Labour Party that many of us joined. We want to see it right in the
future. Like it or lump it, no matter what Theresa May says
tomorrow, it is the Labour Party in this country which is the best
political vehicle for justice, for fighting racism, and...
You are sounding very angry and quite disenchanted, if I may say so,
with your own party. Not at all. Some would say it is with your own
leader? I think that Jeremy's response today was exemplary and his
response, having referred it initially to the NCC, he was
absolutely right, as all of us should be, to be kept out of the
process of discipline. You face your elections on May the 4th, local
elections, and agree it would be a disaster for your party to lose
seats in those local elections? No opposition party has done that
since 1985 in a local election... We want to win the seat and not lose
them. We want to win all of the seats that we fight in. The more
labour representatives there are in local councils, the more seats that
are in local councils, the better we are able to highlight the fact that
this is a government which has just cut 8% of the education budget, and
we are able to highlight the cuts to social care in this country and
highlight the way in which the National Health Service is not able
to meet the targets that this government has said. Every Labour
councillor, every Labour mayor, will enable asked to do that better.
Barry Gardiner, thank you. -- will enable us to do better.
The French had a Presidential election TV debate last night.
Eleven candidates on stage for four hours.
Interestingly, the debate winner in the follow-up poll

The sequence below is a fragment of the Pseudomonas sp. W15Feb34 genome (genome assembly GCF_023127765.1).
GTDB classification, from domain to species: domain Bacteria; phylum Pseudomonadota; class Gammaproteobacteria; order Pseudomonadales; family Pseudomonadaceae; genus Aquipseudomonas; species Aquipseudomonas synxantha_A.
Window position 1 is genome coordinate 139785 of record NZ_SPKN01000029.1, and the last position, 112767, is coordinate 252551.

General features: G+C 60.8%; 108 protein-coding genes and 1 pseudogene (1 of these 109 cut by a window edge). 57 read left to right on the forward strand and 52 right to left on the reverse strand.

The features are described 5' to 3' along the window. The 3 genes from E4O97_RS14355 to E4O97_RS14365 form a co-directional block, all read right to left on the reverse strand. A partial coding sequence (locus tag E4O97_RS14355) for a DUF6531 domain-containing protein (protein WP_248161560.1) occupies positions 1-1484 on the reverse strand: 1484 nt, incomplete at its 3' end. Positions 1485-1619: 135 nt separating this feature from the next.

was the radical left winger, Jean-Luc Melenchon.
He's been gaining support, and it's now possible that the two
main parties in France will come fourth and fifth in this
Well, for an explanation, I've been to the northern
Just an hour from Calais, it was the heart of a huge coal
That's long gone,of course and the population there
It's often said the populist far right, Front National, flourish
there, but in people are often clutching at someone, anyone,
What I didn't find there, is anybody supporting either
The French spent billions shutting down their old coal mines.
In the north of France, it was the early '90s they went,
but the relics of that past are hard to miss.
But, yes, the country did shut them down all the same.
He started working in the mines at 14.
So is there life when the mines have gone?
In Northern France, they have done their very best.
A novel use for a spoil tip, a dry ski slope.
But how does this play in the upcoming presidential election?
Will this part of France conform to the global pattern
He thinks it's not all about the Front National.
It's easy to say that places like this have been forgotten,
I'm really not sure it's that simple.
This, for example, is the fantastic Lens Louvre museum.
It's the only branch of the Paris Louvre
They've made a real effort, but the truth is, nobody anywhere
How would you bring economic drive, jobs and status to areas that
Culture is a favourite French revitaliser.
The Louvre is on the site of an old mine and here,
a few miles from Lens, is another pithead turned
This old cloakroom and shower room is the exhibition site.
Former miners still gather on the site.
They recognise the effort that's been made, but
Tell me about the best days, the best days ever, of this region.
When was this region, do you think, at its absolute best?
Would they believe anyone promising jobs now?
Back to Lens, where I must catch sight of the local natural scenery.
A sign of just how dominant coal was here.